And, speaking of contaminated land, the two enormous piles of dirt looming over the playground (which you can see in the full image) are a portrait of two very specific piles of contaminated dirt that loomed over the playground for more than six months without any coverings or other dust mitigation tactics being used. They were there until my partner and I started asking pointed questions about them. And then one of them was still there for an additional seven weeks while we asked more pointed questions that were studiously ignored. It was only after a whole lot of effort and emails from us that they were removed entirely.
That said, the land that those piles sat on, just like all the undeveloped blocks in the north Pearl, is still contaminated, and there isn’t a layer of clean dirt on top of the stuff laced with industrial waste. So when bulldozers, other heavy machinery, and construction worker vehicles go cruising through construction sites and special construction parking lots in this neighborhood, they are kicking up dust that is potentially full of contaminants. It seems like a simple fix to cap the remaining land with a few feet of clean dirt, and for all of us who are living in the middle of it, from newborns to ninety year olds, I sure hope that happens sooner rather than later.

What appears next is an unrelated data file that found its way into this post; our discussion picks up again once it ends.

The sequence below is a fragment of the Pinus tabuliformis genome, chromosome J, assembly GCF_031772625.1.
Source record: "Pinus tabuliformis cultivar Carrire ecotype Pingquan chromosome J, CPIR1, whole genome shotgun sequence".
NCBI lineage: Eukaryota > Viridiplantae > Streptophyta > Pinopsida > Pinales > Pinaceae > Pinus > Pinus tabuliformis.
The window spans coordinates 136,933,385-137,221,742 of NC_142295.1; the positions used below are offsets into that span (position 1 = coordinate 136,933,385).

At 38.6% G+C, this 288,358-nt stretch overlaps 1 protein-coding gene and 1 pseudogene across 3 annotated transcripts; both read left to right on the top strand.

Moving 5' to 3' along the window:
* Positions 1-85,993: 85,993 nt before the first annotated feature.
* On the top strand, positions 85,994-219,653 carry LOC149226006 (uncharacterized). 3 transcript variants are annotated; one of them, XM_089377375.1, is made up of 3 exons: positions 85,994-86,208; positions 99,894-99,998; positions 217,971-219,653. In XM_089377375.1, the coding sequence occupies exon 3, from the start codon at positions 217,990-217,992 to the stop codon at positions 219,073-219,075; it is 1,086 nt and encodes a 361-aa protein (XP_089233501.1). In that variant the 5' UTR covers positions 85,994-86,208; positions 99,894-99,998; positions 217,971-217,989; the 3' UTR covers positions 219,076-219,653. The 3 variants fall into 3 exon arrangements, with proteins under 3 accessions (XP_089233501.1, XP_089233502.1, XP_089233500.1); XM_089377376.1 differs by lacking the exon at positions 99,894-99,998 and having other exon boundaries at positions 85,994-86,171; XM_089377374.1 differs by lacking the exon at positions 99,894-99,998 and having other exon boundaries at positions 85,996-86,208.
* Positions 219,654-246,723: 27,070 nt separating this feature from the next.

- Open discussions and public shaming / Les discussions ouvertes et l’humiliation publique
- 7 lessons learned while doing public art through the RACC
- The real danger in not standing up for yourself